Mediation is typically a less formal process than conciliation or arbitration. The discussions should take place in a neutral location and be facilitated by a mediator who does not have a conflict of interest. A conflict of interest would be any condition which would make it likely that the mediators facilitation of the process could be biased by a personal gain, allegiance or any other factor.
It is always the right of a party to decline the used of a specific mediator if they do not feel that they are impartial. We also encourage people to only work with qualified and accredited mediators or family dispute resolution practitioners and not allow a work colleague, HR representative or lawyer to attempt to facilitate a “mediation” when they are unqualified or biased
Mediation is scheduled in consultation with those in dispute and unless using a service with a waiting list issues can be resolved in a matter of days rather than the months or years that it may take for a resolution through court.
There are various ways that the mediation process is represented. Mediation Institute teaches a three stage, 9 step process in our Mediation Training.
Each mediation session begins with opening remarks by the mediator who confirms the process and behavioural ground rules before inviting the parties to make their opening statements regarding why they are there and what they would like to achieve from the mediation session.
Each party will be given a chance to speak without interruptions other than by the mediator who will ask clarifying questions and use summaries to confirm their understanding of what is being said. This is not a chance to find “the truth” instead it is an opportunity for each party to identify the issues from their perspective and to let the other party know what they would like to resolve.
During the parties opening statements the mediator will not drill down too deeply. Their role is by asking clarifying questions to help the flow of information and to ensure that they understand.
Once both parties have identified the issues from their own point of view the mediator will develop an agenda for the mediation session which takes into account both parties perspectives and the issues they feel need to be resolved.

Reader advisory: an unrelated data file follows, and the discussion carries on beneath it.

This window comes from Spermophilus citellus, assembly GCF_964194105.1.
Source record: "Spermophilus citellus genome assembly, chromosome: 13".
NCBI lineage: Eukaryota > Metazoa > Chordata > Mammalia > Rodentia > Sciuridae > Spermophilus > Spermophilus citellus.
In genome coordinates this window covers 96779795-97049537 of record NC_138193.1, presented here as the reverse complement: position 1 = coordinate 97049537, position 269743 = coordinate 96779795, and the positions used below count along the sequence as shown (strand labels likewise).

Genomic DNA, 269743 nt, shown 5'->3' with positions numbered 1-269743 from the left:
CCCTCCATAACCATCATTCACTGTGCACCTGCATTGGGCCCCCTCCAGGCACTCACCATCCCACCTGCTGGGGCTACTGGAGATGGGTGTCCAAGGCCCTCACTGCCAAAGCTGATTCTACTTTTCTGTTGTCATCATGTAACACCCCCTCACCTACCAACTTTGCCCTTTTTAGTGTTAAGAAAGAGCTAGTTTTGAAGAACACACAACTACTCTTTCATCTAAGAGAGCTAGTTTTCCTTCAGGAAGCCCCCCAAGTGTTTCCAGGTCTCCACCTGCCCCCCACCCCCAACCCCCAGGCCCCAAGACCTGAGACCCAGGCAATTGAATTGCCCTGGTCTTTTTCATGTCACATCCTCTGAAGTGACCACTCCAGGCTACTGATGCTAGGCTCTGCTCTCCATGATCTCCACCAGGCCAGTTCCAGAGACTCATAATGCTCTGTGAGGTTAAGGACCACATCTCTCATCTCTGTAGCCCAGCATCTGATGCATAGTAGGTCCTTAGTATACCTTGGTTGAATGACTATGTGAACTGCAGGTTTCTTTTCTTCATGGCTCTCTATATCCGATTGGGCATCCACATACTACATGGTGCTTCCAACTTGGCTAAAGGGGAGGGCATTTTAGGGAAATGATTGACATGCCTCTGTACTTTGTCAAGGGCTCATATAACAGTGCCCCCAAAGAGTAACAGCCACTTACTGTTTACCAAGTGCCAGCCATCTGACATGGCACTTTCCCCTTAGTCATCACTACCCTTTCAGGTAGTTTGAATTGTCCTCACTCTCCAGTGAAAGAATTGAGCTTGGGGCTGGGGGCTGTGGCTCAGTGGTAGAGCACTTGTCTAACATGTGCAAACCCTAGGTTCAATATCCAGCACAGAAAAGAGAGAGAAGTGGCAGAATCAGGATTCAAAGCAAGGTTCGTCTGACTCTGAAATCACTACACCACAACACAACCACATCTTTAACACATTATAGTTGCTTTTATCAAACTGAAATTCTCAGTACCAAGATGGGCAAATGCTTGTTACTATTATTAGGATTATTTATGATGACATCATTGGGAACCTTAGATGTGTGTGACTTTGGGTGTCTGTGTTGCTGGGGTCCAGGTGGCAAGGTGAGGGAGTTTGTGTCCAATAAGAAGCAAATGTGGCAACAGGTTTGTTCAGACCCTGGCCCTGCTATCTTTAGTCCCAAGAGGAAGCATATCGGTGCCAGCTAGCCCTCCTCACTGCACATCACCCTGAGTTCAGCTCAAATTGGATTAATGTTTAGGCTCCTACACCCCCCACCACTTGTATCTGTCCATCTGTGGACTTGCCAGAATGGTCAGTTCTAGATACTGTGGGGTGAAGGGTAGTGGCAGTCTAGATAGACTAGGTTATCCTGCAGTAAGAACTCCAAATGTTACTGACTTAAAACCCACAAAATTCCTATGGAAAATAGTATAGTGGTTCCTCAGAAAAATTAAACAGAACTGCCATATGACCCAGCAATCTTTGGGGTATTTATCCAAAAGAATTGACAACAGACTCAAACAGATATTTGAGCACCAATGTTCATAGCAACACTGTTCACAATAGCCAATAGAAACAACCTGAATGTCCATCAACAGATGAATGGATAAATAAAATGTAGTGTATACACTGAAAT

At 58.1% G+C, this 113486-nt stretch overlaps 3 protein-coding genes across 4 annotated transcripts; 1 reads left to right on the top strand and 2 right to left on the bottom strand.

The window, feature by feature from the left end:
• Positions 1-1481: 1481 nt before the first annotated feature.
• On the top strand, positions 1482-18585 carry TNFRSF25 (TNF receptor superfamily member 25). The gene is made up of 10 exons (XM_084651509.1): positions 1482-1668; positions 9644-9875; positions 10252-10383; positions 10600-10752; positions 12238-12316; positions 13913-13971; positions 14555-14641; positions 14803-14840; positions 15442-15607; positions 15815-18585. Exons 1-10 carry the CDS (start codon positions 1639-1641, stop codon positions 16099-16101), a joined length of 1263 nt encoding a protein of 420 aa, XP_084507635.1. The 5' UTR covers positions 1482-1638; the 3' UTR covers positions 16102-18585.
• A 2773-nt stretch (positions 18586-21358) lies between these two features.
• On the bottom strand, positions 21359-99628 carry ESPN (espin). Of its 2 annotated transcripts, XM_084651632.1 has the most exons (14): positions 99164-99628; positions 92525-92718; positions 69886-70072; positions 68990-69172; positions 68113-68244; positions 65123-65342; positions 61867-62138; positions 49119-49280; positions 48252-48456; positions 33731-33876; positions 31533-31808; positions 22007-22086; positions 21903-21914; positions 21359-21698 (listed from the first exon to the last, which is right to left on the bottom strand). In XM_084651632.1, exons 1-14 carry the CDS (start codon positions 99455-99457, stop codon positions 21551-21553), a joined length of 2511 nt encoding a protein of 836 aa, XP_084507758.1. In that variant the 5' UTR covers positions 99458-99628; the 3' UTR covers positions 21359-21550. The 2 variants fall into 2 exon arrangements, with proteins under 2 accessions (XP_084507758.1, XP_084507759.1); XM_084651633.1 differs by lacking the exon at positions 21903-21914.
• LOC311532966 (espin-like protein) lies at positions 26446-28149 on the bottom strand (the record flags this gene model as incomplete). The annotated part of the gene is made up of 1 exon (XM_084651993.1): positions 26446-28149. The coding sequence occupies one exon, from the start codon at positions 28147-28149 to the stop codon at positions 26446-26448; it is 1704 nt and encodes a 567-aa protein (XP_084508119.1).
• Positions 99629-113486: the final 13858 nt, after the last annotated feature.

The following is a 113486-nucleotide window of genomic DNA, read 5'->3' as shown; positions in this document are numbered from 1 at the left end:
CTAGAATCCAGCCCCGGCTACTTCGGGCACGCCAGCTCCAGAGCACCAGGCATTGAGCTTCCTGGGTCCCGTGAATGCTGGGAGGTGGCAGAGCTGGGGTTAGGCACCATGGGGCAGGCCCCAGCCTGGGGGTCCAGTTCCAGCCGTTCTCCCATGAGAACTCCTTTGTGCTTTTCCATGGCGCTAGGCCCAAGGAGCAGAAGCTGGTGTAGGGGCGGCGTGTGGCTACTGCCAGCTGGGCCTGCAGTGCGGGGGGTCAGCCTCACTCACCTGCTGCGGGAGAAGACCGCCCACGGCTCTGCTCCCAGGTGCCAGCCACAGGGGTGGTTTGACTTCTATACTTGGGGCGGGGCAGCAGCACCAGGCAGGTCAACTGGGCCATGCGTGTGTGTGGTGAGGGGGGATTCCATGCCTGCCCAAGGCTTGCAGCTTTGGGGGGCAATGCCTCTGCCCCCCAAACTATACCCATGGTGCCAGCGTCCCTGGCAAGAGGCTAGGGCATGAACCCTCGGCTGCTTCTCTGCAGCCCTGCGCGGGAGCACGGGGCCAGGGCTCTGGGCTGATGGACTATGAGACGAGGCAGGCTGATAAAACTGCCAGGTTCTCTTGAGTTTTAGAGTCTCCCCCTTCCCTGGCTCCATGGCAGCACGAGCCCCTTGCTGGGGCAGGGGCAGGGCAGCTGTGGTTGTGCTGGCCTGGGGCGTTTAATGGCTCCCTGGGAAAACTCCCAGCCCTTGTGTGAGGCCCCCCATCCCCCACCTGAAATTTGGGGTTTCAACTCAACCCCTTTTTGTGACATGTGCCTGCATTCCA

After the agenda is agreed and the parties decide the order in which they want to speak about the issues the exploration stage begins.
In a standard mediation where the parties are in the same room this stage provides an opportunity for both parties to understand each others point of view about the issue. Sometimes misunderstandings and knowledge gaps are identified and a method to resolve them is agreed upon. In other situations this stage provides the opportunity for greater understanding of each other.
The central part of the mediation process is more fluid in that sometimes the steps are followed in sequence and other times they follow a different sequence. The skill of the mediator is to determine what is the appropriate approach as the meeting progresses.
At some point they will help the parties to generate and consider options for the resolution of the issues they have identified. They will also usually have a private session with each of the parties to check in with them confidentially to make sure that there are no issues that they feel unable to discuss openly, to help them to consider the alternatives to reaching an agreement in mediation, to prepare proposals or whatever else is needed.
You will notice that negotiation is a step in the mediation process (step 7). This is because Mediation is a facilitated negotiation process. The difference between mediation and simply negotiating directly is that the preliminary stages of mediation create the right environment for collaborative negotiation.
Collaborative Negotiation is a process of exploring not only proposals but doing so from an understanding of each others interests. Interests mean what matters to each party. Unlike the traditional positional negotiation where proposals are made without any clarity about what the other person really wants, their bottom line and even why they want it, Collaborative Negotiation takes place in an environment where more information about these things is known.
That makes it possible for more creative solutions as when you know what the other person really wants and they know what you want it is easier to develop a resolution that is acceptable to you both. The role of the mediator during the negotiation stage is to help the parties to consider contingencies, what if’s and to play the devils advocate so that the agreements that they reach are as strong and appropriate as they can make them.
If agreement is reached that will lead to a resolution of all of the issues the mediator will document this and discuss with the parties whether they need the agreement to be legally binding and if so how that can occur. If not all issues are resolved the mediator will discuss with the parties the option of further mediation sessions or other processes if progress is not being made.
The final step is to clarify what will happen after the mediation session. This may be booking in for the next session, confirming how any action steps or agreements will be provided to the parties or any other actions to occur following the mediation session.
While the above describes the basic structure of facilitative mediation where the parties are responsible for reaching their own agreement and the mediator is responsible for facilitating the process that gives them the best chance of achieving that goal.